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Can You Haiku?

A giant firefly:
that way, this way, that way,
this --
and it passes by.

--Issa (1762-1826)


Haiku show us the world in a water drop, providing
a tiny lens through which to glimpse the miracle and mystery of life. Combining
close observation with a moment of reflection, this simple yet highly sophisticated
form of poetry can help sharpen students' response to language and enhance their
powers of self-expression. In this lesson, students learn the rules and conventions
of haiku, study examples by Japanese masters, and create haiku of their own.

Learning Objectives

After completing this lesson, students will be able
  • Describe the traditional rules and conventions of haiku.
  • Complete a song with elements of nature while they listen.
  • Interpret
    examples of haiku.
  • Characterize the image-evoking power of haiku.
  • Develop
    a vocabulary and ideas for writing haiku.
  • Compose a haiku based on a personal

Guiding Question:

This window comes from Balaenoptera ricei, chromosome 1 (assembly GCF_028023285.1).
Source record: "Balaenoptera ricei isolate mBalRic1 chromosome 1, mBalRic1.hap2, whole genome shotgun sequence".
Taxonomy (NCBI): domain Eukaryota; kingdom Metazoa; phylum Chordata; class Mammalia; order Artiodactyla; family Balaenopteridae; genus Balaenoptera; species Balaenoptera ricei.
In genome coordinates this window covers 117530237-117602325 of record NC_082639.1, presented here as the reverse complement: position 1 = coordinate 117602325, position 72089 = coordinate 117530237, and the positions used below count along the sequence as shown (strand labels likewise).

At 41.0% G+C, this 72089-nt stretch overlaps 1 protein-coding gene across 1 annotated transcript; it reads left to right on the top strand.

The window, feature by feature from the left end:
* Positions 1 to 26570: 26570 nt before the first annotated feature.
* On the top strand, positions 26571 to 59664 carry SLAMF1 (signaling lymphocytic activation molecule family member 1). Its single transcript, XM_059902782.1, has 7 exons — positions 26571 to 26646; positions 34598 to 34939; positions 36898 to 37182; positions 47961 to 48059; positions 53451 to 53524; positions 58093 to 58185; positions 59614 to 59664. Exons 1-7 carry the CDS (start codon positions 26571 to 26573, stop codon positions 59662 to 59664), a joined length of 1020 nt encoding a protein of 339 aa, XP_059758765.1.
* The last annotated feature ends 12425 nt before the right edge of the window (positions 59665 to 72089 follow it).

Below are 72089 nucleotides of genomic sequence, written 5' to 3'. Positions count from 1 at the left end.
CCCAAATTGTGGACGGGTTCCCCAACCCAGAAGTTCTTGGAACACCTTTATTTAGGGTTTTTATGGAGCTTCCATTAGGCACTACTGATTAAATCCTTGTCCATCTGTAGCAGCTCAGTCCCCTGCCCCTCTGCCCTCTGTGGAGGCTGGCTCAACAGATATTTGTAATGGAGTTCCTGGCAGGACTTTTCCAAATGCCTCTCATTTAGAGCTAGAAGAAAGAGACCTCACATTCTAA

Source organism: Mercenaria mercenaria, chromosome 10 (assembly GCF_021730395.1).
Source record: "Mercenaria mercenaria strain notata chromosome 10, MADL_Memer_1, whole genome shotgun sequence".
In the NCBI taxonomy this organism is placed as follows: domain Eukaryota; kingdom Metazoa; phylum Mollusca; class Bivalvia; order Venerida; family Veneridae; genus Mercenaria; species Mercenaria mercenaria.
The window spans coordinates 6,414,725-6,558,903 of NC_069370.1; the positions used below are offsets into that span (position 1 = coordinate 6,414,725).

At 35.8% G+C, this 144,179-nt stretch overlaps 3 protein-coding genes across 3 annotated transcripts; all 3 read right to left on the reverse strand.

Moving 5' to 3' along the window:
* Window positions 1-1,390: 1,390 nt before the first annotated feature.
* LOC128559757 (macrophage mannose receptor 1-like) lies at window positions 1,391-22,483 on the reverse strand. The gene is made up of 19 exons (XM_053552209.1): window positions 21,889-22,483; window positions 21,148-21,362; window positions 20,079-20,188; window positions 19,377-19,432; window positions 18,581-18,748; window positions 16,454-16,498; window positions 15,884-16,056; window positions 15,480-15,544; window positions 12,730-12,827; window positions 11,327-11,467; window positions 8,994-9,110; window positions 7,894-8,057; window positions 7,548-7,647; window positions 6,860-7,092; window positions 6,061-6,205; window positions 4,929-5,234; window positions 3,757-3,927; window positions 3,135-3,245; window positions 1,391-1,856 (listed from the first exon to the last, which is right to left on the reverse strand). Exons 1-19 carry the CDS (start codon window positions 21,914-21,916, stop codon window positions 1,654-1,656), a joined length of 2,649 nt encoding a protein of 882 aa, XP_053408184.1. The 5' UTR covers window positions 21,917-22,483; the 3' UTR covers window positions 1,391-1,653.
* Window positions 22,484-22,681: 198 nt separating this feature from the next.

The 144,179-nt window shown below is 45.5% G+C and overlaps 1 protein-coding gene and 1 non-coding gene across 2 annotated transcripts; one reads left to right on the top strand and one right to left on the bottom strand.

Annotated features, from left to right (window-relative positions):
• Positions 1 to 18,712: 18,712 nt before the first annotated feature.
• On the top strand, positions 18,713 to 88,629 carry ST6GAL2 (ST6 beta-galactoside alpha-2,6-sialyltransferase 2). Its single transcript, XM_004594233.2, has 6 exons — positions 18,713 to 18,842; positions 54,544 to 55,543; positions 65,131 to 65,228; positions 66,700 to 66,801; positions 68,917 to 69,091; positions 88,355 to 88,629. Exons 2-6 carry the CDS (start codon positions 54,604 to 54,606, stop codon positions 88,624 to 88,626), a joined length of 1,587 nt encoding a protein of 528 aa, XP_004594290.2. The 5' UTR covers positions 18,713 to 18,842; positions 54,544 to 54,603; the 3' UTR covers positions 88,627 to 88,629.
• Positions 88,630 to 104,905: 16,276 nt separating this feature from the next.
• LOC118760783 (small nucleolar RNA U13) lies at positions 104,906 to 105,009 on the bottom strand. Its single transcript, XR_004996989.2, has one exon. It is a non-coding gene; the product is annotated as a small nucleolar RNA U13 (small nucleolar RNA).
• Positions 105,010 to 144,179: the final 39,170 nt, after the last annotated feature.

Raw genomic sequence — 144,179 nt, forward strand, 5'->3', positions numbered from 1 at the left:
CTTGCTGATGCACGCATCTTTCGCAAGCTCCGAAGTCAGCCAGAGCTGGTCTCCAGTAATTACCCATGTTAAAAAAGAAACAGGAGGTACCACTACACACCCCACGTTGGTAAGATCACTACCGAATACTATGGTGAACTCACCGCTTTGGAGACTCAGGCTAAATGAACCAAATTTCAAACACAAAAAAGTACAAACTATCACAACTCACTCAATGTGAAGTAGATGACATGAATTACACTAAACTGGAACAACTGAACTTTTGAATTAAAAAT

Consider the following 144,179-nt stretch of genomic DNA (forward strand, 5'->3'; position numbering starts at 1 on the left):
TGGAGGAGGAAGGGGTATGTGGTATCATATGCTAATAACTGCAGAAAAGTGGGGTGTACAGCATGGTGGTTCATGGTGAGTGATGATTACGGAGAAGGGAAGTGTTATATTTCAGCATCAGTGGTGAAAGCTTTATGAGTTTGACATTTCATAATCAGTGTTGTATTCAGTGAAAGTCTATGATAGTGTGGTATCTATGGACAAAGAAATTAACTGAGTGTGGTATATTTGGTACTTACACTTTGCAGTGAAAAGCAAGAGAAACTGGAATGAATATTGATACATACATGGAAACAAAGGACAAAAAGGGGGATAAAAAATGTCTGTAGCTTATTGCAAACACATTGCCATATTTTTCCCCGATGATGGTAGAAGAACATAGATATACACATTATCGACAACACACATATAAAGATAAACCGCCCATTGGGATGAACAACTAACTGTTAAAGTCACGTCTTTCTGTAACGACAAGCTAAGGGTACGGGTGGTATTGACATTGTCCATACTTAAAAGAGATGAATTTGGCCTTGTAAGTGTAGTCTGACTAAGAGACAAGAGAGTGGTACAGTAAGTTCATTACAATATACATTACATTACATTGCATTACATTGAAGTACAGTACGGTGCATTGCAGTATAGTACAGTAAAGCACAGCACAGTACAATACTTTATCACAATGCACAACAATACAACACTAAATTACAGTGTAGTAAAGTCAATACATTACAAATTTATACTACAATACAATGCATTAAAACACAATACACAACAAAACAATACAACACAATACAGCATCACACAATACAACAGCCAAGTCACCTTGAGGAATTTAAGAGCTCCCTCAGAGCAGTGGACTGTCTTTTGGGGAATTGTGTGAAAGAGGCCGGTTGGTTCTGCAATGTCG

are haiku poems composed? How do they differ from other forms of poetry? How does
a haiku paint a picture or create an image with just a few words? What makes this
form of poetry seem so personal, intimate, and appealing?

Preparing to Teach Haiku poems

  • This webquest consists of four learning activities that you can use together
    as a unit or adapt separately to your curricular needs.

  • Review the suggested activities, then download and duplicate any online materials
    you will need. If desired, you can bookmark specific web pages so that students
    can access relevant online materials directly. 

  • For guidance on talking about and interpreting haiku, explore the "Haiku
    by Basho
    " section, an interactive introduction to this seventeenth century master who pioneered
    the haiku tradition, and the Haiku for
    website, which takes a more contemporary approach, celebrating haiku's
    development into a form of poetry practiced around the world.

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